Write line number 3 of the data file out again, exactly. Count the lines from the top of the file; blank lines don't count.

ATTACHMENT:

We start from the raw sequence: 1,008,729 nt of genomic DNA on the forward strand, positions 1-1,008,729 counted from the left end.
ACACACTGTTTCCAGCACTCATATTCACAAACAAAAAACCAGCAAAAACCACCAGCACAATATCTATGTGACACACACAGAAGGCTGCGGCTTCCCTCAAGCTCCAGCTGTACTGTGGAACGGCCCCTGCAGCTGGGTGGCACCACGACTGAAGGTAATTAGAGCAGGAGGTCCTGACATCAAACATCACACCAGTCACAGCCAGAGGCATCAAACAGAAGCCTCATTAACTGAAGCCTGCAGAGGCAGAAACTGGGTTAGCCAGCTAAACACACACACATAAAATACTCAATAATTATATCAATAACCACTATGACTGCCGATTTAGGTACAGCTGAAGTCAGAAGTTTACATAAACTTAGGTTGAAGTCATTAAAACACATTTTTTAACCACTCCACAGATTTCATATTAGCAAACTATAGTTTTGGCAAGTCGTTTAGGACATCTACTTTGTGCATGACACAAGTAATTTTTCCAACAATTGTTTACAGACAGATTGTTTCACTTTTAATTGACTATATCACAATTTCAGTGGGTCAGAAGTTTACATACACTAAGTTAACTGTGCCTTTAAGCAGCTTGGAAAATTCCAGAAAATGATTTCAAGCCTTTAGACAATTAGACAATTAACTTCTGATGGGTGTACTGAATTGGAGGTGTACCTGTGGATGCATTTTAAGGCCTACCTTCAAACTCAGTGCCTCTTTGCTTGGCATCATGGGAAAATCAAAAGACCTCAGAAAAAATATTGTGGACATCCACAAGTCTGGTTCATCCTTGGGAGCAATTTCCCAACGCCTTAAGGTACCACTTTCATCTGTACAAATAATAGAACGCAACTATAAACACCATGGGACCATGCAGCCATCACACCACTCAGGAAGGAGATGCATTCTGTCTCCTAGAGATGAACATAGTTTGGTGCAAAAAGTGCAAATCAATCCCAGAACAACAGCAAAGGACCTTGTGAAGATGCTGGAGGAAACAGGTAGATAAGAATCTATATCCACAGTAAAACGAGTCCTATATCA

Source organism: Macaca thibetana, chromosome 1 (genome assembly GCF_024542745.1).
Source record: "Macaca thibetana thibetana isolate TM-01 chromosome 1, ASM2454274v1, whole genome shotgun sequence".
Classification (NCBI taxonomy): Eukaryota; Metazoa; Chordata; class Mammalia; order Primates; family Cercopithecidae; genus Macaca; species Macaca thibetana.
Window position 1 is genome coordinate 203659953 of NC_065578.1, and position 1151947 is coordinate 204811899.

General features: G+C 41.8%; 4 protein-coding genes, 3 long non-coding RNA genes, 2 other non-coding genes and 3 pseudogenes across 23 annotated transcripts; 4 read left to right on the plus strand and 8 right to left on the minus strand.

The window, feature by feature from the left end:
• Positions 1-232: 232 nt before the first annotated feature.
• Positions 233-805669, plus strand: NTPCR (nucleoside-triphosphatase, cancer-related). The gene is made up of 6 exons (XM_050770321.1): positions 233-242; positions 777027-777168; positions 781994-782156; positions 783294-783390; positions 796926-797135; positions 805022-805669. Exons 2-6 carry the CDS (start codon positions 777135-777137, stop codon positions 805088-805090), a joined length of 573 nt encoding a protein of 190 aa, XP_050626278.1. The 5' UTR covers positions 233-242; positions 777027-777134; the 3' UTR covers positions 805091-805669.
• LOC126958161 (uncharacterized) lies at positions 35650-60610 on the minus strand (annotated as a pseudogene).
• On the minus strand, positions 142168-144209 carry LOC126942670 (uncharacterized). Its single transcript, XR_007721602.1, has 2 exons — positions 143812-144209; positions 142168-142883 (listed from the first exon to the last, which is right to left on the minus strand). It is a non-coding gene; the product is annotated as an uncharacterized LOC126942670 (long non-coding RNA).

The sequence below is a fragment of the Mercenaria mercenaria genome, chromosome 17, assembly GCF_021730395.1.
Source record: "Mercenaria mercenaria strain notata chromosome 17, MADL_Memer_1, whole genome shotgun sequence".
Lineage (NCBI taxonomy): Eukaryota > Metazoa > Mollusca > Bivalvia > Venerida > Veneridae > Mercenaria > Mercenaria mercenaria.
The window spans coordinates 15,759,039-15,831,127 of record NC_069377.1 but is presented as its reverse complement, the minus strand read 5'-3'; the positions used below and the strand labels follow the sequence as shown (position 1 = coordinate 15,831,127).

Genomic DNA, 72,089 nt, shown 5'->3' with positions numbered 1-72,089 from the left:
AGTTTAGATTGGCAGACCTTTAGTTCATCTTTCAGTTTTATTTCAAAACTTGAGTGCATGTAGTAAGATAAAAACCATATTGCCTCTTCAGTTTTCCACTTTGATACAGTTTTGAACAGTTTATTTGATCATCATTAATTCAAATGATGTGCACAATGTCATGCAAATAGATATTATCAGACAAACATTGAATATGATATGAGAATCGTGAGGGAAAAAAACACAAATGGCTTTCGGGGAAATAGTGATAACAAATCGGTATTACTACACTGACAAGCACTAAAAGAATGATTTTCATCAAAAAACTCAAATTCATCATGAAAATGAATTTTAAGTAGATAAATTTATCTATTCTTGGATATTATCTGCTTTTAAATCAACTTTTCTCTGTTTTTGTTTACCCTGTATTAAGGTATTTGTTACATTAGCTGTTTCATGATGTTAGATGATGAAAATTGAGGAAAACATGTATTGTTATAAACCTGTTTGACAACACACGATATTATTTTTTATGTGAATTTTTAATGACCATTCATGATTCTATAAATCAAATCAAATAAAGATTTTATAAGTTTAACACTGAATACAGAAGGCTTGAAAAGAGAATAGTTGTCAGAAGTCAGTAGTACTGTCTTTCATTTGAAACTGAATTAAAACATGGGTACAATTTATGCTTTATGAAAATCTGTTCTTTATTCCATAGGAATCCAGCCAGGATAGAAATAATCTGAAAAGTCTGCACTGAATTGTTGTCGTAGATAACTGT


Source organism: Macaca thibetana, chromosome 1 (genome assembly GCF_024542745.1).